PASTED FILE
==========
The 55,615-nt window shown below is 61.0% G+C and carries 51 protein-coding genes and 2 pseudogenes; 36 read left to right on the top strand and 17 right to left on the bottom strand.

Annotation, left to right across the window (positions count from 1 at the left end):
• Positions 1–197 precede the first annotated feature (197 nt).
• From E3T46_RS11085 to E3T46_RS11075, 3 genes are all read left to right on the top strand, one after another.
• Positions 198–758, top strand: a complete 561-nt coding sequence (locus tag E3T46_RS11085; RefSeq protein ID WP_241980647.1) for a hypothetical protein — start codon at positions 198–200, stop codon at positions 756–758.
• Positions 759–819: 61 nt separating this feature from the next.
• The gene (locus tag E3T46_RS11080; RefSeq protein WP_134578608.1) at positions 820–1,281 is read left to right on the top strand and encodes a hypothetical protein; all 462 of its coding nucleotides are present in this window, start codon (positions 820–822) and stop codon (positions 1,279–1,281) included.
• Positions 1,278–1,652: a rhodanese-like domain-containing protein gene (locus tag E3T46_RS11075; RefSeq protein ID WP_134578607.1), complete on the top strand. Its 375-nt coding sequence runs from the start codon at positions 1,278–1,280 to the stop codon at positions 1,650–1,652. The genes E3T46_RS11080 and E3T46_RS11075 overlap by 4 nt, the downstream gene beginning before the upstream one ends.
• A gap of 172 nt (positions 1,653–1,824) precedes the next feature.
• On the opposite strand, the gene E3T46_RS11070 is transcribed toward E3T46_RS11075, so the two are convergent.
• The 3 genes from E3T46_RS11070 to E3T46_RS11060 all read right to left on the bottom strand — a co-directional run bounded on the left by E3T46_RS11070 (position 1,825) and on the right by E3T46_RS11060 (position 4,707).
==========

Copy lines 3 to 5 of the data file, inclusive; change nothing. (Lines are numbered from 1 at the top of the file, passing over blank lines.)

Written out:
• Positions 1–197 precede the first annotated feature (197 nt).
• From E3T46_RS11085 to E3T46_RS11075, 3 genes are all read left to right on the top strand, one after another.
• Positions 198–758, top strand: a complete 561-nt coding sequence (locus tag E3T46_RS11085; RefSeq protein ID WP_241980647.1) for a hypothetical protein — start codon at positions 198–200, stop codon at positions 756–758.